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Calvus is 99% of real Roman life.
May 9, 2013 6:56 AM   Subscribe


 
Now if only we had a post about what he used for toilet paper, may day would be complete.
posted by Admiral Haddock at 6:58 AM on May 9, 2013 [3 favorites]


Here you go. Have a lovely day!
posted by h00py at 7:05 AM on May 9, 2013 [3 favorites]


Did he have an imaginary tiger friend named Hobbesius?
posted by briank at 7:13 AM on May 9, 2013 [4 favorites]


He had a wife, you know.
posted by h00py at 7:16 AM on May 9, 2013 [13 favorites]


I would be more confident in this blog if the first page of blog entries didn't appear to be a sequence of linking opportunities to sell his books. And sadly, no one has any real idea of what Roman money means in modern day terms - the best you can say is that x amount was a lot or an awful lot, really.
posted by lesbiassparrow at 7:16 AM on May 9, 2013 [1 favorite]


Apparently everyday Roman life involved a lot of stone pillars next to amphitheaters.
posted by burnmp3s at 7:23 AM on May 9, 2013 [1 favorite]


So if he uses all the good stuff for the book he can't write about it on his blog? I don't think sordid coin negates facts and interesting anecdotes.
posted by h00py at 7:25 AM on May 9, 2013


I had no idea the Romans mixed metric and imperial measurements in their recipes. Good thing they didn't launch any satellites (that we know of).
posted by DU at 7:26 AM on May 9, 2013 [3 favorites]


Well, there was Sputnicus, but that was really more of just a big rock they flung at the Parthians.
posted by TheWhiteSkull at 7:31 AM on May 9, 2013 [7 favorites]


The more I learn about the Romans, the more I root for the Vandals and Visigoths (a lot of whom became Romanized, but, still).
posted by thelonius at 7:36 AM on May 9, 2013 [1 favorite]


Man I love this shit. Roman history is the best. If there was a Roman version of Steampunk I'd be all over it.
posted by Potomac Avenue at 7:43 AM on May 9, 2013 [4 favorites]


If there was a Roman version of Steampunk I'd be all over it.

Glue some laurel branches to your head.

I kid because I love.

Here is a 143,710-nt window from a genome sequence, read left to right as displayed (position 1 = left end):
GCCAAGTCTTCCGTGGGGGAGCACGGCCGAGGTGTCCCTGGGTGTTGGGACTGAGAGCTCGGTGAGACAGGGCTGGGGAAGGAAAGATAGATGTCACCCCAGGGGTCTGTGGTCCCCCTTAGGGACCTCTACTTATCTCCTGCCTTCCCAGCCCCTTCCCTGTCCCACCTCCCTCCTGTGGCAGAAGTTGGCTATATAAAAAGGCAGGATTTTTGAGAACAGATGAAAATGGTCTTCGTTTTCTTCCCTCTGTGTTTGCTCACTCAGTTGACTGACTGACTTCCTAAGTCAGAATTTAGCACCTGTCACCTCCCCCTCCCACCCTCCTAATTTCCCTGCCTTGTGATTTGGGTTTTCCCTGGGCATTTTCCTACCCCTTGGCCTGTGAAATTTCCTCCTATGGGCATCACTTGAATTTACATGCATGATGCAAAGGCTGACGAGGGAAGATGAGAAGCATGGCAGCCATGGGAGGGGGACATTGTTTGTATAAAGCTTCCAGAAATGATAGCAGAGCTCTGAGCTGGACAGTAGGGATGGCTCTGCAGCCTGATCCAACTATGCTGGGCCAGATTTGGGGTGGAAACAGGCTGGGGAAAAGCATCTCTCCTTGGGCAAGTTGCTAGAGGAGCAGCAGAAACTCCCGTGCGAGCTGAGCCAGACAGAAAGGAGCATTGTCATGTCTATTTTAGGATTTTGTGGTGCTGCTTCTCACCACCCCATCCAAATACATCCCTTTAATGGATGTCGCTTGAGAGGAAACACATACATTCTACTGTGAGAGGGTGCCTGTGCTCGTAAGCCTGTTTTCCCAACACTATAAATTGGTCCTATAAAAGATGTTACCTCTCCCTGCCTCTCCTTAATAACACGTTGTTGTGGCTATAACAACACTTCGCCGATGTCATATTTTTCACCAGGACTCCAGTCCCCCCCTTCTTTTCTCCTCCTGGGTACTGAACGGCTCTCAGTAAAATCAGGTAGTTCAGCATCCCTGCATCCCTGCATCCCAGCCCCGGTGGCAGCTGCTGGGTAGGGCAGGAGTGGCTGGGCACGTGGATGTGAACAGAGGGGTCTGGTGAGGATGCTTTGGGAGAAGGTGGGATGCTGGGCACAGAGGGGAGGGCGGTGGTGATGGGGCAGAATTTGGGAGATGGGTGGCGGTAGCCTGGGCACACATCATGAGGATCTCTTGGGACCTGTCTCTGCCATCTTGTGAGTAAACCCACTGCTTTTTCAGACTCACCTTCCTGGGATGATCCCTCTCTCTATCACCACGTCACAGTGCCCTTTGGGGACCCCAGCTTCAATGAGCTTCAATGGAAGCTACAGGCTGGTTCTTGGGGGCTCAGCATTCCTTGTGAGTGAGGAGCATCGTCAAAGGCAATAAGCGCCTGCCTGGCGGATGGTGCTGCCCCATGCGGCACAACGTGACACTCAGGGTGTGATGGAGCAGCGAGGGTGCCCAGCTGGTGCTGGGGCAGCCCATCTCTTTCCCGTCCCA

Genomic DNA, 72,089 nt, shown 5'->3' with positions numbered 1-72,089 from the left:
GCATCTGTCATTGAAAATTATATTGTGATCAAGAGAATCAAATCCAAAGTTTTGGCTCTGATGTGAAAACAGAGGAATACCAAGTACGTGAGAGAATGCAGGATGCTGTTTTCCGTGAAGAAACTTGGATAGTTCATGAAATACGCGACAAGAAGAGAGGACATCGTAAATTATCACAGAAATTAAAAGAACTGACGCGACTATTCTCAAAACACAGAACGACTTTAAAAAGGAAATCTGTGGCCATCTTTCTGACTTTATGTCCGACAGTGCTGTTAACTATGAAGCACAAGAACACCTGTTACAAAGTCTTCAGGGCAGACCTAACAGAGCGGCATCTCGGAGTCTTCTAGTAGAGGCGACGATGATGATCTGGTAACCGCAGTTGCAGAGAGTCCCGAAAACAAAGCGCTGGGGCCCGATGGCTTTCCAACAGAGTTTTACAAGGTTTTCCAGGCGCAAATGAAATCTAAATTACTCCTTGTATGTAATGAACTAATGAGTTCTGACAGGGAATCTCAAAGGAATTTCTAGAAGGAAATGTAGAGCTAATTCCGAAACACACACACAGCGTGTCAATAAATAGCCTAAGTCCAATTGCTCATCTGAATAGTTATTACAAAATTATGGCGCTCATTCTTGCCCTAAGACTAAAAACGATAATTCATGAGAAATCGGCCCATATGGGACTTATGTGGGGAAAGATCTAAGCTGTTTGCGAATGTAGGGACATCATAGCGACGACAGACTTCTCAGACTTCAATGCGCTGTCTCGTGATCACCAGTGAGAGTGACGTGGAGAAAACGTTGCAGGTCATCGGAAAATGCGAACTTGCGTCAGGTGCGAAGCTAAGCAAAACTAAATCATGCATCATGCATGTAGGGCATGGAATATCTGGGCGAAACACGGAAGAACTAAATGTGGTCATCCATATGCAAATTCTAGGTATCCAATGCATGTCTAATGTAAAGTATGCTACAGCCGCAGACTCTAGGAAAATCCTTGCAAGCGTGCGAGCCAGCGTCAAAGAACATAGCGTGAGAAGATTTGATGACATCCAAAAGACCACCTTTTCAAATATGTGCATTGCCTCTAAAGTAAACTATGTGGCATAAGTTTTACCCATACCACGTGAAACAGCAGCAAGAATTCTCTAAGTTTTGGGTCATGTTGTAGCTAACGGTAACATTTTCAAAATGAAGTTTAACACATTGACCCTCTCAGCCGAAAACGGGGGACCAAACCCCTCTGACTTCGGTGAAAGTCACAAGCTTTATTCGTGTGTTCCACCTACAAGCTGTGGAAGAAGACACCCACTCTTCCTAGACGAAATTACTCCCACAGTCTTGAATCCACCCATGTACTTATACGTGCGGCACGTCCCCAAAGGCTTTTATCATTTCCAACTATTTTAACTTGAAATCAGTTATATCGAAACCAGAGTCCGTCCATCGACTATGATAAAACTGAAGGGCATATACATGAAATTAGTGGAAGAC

posted by DU at 7:53 AM on May 9, 2013 [2 favorites]


Takes me back to my days as co-consul of my school's Junior Classical League. The chariot races and master-slave dinners were pretty good.
posted by Gotanda at 7:54 AM on May 9, 2013 [4 favorites]


Apparently he can't even afford more than one piece of clipart.
posted by brain_drain at 8:00 AM on May 9, 2013 [2 favorites]



If there was a Roman version of Steampunk I'd be all over it.

Glue some laurel branches to your head.

I kid because I love.


HELLENEPUNK

TALOS-MEN-MACHINES

LET'S MAKE THIS HAPPEN PEOPLE
posted by The Whelk at 8:19 AM on May 9, 2013 [3 favorites]


(this is in no way inspired by my desire to do away with pants as a cultural construct)
posted by The Whelk at 8:22 AM on May 9, 2013 [1 favorite]


Loincloths are due for a comeback.
posted by h00py at 8:40 AM on May 9, 2013


Togapunk.
posted by MartinWisse at 8:52 AM on May 9, 2013


If there was a Roman version of Steampunk I'd be all over it.

Careful, you'll attract Neoclassicist Hipsters, and nobody wants that.
posted by Celsius1414 at 9:40 AM on May 9, 2013


NeoClassicial Egyptian chic was the most hilariously awful looking thing ever.
posted by The Whelk at 9:47 AM on May 9, 2013 [1 favorite]


(this is in no way inspired by my desire to do away with pants as a cultural construct)

Having worn a sulu whilst visiting tropical Fiji, I can attest to the wisdom of wearing such garments in a hot climate. Ventilation is a wondrous thing.
posted by Celsius1414 at 10:01 AM on May 9, 2013


The anthology Steampunk! has a story by M. T. Anderson - The Oracle Engine - which is set in the late Roman republic, with historical figures (Crassus, portrayed true to his attested reputation, plays a key role) and an inventor who builds an equivalent of Babbage's Difference engine. Can't vouch for the rest of the book, but as a Roman history buff I thought this one was a hoot!
posted by purple_frogs at 10:45 AM on May 9, 2013


Almost forgot - the story is also full of other anachronisms like closed-circuit television cameras and Roman legions dropping Greek fire from hot-air balloons, IIRC.
posted by purple_frogs at 10:49 AM on May 9, 2013


the story is also full of other anachronisms like closed-circuit television cameras

So, basically that one episode of Star Trek, then.
posted by Halloween Jack at 11:33 AM on May 9, 2013


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